So how do families get from meeting a person to letting a child sleep in that adult person's room, away from parents? Or to spend a summer away with that person when they are still prepubescent?

"The kids become very attached," Borys explained. "Then pedophiles are also very charming and able to win the trust of parents. It's a very gradual process. . . . It's a long, gradual breaking down of boundaries."

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According to Safechuck, she told the singer no the first time he and Jimmy wanted to spend the night together. That no didn't last. Piece by piece, the boundaries were chipped away.

Jessica Greenwald O'Brien, a psychologist and director of the Center of Excellence for Children, Families and the Law at William James College, isn't familiar with the particulars of the Jackson case but is familiar with the grooming process. Often, she said, it occurs both with the child and the surrounding adults. And it starts out, typically, in an innocent way. "It doesn't start out in this ultimately most pernicious form," she said. A sort of friendship is formed. This usually occurs with someone the family knows, someone the child trusts, or someone whom they think they can trust in the cultural context, like a coach, a priest. A rock star. "There's this implicit trust, so they're not on guard in the first place," she said.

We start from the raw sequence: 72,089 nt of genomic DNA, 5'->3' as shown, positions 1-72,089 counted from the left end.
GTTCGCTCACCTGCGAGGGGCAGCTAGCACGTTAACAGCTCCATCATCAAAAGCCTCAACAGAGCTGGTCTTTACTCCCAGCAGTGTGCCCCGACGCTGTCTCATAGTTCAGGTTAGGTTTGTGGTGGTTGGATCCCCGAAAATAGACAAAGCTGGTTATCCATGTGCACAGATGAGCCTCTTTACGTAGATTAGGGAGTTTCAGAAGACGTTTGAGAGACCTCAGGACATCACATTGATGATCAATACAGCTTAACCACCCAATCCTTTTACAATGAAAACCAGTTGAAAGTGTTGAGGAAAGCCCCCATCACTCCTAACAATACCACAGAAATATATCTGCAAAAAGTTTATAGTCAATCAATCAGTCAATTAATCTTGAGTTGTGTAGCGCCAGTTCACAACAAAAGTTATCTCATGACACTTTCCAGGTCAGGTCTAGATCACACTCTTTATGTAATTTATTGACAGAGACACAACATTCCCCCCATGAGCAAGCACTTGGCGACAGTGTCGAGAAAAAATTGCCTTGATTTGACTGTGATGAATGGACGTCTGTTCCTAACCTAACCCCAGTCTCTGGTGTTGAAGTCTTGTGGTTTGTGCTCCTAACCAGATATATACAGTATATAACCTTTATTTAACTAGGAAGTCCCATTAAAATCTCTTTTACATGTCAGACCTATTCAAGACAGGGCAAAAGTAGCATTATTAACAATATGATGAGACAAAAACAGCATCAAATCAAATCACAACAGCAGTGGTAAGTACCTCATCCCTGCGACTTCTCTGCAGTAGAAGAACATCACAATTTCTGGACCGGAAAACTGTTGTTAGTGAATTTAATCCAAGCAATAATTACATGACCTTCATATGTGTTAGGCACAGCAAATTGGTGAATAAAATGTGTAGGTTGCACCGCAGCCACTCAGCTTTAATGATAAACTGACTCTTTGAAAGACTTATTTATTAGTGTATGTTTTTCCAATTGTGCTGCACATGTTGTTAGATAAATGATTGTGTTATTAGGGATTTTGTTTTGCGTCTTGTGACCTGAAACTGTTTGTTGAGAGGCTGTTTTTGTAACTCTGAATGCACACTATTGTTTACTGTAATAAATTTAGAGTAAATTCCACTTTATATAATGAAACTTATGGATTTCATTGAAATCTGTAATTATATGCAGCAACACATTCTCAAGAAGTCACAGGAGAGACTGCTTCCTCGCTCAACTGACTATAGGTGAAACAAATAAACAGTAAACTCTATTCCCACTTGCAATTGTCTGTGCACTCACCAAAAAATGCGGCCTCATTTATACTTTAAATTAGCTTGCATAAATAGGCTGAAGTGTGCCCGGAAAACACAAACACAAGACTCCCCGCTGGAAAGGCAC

In addition, many times (but not all the time - victims can come from strong, loving, put-together families, she notes), the child is vulnerable in some way, "which makes preying on them more plausible," she said. "They have a neediness. Whether that's for love and affection, praise, opportunities or exposure to something, or to give them the coaching they need so badly because their goal is to be the best . . . this person can offer that exposure or opportunity." In that case, the parent has a need as well: They want their child to attain a goal, get some exposure or have an opportunity. This person makes it seem like they can help the child get there.

"There is some reason, an illusion, that being with [the perpetrator] is good for the kids," Greenwald O'Brien said.

When the abuse does begin, even if a parent asks a child whether something is wrong, many times a child can't or won't say. Sometimes, even if a parent suspects something is horribly wrong, they won't say it themselves, or follow their instincts. This is because of shame (i.e.: "How could I not have done something about this?") or because of a true suspension of disbelief. "The thought of that is so horrific. It's so traumatic to even think of it; there is a lot of denial," Borys said. And for parents and children, there's "shame and embarrassment. They feel judgmental about themselves, and embarrassment because society has such a stigma of sexual violations."

Essentially, the question of "How could they?" when looking at the parents of abused children comes down to this: It's a slow boil. Just as a child is convinced there is nothing wrong, a parent is groomed to believe that this thing that is happening, sometimes right in front of them, just can't be.

When Joy Robson, one of the mothers in the documentary, moved with her young son from Australia to be near Michael Jackson, her father asked her whether she'd lost her mind. At the time, she felt she was moving toward an opportunity. Today, she says: "That has stayed with me for 26 years. Because there are many times I look back and think, yes, I think I had."

This article was first published in The Washington Post.